Someone said that their personal data was exposed in a data breach at a public school. DelBene mentioned HR 2013 which she introduced: Information Transparency & Personal Data Control Act. She said that Europe is further ahead than the U.S. in laws about digital privacy rights.

A questioner said: we need to stop Trump, we are in an emergency for our democracy! DelBene’s response was to mention that her district is the most evenly bipartisan, she hears from Trump supporters, and we all need to learn listen more to the other side.

Someone asked about ranked-choice voting, which is used in Maine and in 20 cities nationwide, including, now, in NYC. Would she support H.R. 4464, the Ranked Choice Voting Act? She’s not a cosponor. The response was to mention that WA has a top-two primary system. Lots of people still can’t vote at all nationwide, due largely to GOP voter suppression tactics.

A questioner asked a tongue-in-cheek question: What would happen to me if I refused a Congressional subpoena? DelBene said that Congress is a co-equal branch of the federal government and needs to claw back more oversight of the executive branch.

A questioner said we are in a crisis situation and need to think outside the box. DelBene’s response was moderate: work to elect more Dems. She gave the example of Trump rolling back gas-mileage standards.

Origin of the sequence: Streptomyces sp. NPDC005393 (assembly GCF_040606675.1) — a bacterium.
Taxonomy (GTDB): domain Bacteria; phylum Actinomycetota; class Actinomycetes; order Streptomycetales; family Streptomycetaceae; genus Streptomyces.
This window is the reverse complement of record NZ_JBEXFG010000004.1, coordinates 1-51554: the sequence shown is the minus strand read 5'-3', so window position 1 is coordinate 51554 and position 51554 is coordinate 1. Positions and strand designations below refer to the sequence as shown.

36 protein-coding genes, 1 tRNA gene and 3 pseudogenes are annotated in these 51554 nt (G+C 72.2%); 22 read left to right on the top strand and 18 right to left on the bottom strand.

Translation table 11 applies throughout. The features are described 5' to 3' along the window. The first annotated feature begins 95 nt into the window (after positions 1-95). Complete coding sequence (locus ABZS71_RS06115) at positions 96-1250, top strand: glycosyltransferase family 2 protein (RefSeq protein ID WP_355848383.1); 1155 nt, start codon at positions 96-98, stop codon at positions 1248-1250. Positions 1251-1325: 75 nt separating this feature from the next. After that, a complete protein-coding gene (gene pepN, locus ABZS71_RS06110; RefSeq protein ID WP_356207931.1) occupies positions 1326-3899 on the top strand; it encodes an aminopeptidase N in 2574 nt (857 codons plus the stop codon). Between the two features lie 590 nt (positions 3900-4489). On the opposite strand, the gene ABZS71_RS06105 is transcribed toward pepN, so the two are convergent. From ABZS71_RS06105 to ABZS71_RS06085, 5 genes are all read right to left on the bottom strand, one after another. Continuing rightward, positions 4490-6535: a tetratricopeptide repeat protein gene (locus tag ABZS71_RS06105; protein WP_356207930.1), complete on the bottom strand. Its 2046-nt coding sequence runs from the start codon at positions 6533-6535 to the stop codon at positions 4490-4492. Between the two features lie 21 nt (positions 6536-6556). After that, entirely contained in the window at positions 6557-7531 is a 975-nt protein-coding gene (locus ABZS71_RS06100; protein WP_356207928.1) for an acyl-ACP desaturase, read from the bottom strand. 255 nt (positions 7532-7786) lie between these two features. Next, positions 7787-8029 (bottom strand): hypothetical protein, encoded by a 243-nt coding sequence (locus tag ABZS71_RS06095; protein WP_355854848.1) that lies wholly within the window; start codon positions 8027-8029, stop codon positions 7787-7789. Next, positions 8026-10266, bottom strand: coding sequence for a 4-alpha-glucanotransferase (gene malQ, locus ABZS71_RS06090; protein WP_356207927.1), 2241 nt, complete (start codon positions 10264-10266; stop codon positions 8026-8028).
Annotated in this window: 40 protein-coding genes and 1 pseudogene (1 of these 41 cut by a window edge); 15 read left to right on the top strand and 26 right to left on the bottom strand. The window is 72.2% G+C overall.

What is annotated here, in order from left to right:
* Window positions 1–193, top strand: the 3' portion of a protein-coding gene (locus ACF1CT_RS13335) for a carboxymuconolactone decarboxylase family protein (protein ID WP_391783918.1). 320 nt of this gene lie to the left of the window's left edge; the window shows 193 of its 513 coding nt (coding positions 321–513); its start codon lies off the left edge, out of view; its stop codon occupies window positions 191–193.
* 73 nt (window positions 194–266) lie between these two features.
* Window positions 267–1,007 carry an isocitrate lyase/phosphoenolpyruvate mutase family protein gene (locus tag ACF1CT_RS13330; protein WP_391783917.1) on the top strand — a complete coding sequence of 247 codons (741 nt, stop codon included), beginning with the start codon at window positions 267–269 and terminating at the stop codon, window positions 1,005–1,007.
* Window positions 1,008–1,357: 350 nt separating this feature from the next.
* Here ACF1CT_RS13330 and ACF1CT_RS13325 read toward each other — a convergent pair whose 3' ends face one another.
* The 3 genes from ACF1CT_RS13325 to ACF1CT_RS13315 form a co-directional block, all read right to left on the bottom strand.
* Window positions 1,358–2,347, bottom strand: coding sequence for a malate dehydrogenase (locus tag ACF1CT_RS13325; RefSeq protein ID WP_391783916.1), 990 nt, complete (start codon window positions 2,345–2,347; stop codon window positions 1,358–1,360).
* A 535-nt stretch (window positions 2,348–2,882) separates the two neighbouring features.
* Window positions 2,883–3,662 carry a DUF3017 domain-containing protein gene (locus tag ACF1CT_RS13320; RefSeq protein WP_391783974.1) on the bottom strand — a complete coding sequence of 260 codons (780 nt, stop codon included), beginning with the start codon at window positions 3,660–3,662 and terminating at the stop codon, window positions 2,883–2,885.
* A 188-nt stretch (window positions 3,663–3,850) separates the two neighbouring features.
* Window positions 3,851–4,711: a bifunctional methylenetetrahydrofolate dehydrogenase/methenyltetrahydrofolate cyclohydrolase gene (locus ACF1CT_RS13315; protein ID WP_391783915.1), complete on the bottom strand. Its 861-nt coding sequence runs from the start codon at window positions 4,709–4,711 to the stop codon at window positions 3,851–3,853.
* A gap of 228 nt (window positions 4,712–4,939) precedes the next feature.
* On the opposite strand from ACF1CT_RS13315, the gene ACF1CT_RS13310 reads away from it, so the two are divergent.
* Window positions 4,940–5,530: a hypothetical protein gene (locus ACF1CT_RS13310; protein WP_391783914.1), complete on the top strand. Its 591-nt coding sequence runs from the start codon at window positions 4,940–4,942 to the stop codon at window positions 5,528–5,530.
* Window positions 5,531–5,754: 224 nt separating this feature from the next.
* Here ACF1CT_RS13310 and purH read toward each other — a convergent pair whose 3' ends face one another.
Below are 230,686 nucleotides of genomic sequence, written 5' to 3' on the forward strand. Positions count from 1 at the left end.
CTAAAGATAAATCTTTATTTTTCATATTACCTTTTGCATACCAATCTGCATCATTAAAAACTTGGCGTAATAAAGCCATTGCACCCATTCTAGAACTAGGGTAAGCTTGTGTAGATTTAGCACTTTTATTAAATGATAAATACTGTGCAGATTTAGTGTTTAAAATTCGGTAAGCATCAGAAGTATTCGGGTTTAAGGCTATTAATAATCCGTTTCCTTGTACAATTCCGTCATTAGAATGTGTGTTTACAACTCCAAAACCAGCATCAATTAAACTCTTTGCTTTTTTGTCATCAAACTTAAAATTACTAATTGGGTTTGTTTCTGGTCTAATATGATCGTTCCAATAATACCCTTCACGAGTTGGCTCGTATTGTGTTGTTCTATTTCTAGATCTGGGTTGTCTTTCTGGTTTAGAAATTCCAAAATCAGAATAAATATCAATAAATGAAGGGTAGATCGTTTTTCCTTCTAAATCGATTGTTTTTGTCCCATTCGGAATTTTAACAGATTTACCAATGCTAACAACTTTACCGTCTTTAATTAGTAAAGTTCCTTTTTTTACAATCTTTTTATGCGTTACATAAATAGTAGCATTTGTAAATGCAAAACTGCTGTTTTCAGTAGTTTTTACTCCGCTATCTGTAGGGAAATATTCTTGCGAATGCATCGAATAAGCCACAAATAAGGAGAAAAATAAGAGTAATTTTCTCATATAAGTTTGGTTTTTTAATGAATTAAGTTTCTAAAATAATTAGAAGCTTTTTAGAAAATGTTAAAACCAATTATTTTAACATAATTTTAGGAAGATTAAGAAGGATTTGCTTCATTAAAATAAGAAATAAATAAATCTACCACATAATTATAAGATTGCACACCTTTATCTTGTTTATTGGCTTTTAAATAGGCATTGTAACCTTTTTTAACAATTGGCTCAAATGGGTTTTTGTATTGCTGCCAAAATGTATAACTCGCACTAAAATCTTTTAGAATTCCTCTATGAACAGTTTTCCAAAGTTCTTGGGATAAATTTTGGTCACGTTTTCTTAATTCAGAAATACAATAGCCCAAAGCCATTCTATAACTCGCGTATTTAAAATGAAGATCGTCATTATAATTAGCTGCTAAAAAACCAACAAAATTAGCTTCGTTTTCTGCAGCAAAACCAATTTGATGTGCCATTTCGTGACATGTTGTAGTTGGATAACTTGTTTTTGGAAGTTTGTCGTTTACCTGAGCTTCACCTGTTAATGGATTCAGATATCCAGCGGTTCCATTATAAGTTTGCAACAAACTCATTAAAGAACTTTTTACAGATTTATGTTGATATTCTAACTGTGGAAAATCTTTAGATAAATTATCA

Someone asked about the expensive and corrupt effort by drug companies to extend the life of patents. She said that the USMCA treaty is the “new NAFTA” and that’s where such issues are being negotiated. The four areas of discussion are (1) labor law enforcement, (2) environmental law enforcement, (3) tariffs, and (4) “biologics” (which includes patents). She said there is “quiet discussion” (which might be shorthand for “corrupt sellouts”). She said the Speaker of the House (Nancy Pelosi) wants bipartisan work on that.

Someone asked about family separation at the border. DelBene mentioned traveling there and being outraged. This isn’t our values, she said. She said her office has case workers that assist with immigrants rights issues. She supports comprehensive immigration reform.